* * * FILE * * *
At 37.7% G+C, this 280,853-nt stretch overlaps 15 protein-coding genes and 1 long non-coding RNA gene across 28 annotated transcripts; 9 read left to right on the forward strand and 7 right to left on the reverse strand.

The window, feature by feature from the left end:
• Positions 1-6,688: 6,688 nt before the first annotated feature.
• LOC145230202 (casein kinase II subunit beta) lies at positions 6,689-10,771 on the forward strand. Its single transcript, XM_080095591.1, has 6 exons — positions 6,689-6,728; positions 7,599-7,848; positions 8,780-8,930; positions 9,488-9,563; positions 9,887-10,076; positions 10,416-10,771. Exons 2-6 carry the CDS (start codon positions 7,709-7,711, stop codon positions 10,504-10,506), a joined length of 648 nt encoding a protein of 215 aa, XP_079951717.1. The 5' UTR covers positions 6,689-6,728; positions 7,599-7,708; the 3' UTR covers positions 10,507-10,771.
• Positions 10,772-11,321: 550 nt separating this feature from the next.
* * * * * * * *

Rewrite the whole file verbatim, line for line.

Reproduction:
At 37.7% G+C, this 280,853-nt stretch overlaps 15 protein-coding genes and 1 long non-coding RNA gene across 28 annotated transcripts; 9 read left to right on the forward strand and 7 right to left on the reverse strand.

The window, feature by feature from the left end:
• Positions 1-6,688: 6,688 nt before the first annotated feature.
• LOC145230202 (casein kinase II subunit beta) lies at positions 6,689-10,771 on the forward strand. Its single transcript, XM_080095591.1, has 6 exons — positions 6,689-6,728; positions 7,599-7,848; positions 8,780-8,930; positions 9,488-9,563; positions 9,887-10,076; positions 10,416-10,771. Exons 2-6 carry the CDS (start codon positions 7,709-7,711, stop codon positions 10,504-10,506), a joined length of 648 nt encoding a protein of 215 aa, XP_079951717.1. The 5' UTR covers positions 6,689-6,728; positions 7,599-7,708; the 3' UTR covers positions 10,507-10,771.
• Positions 10,772-11,321: 550 nt separating this feature from the next.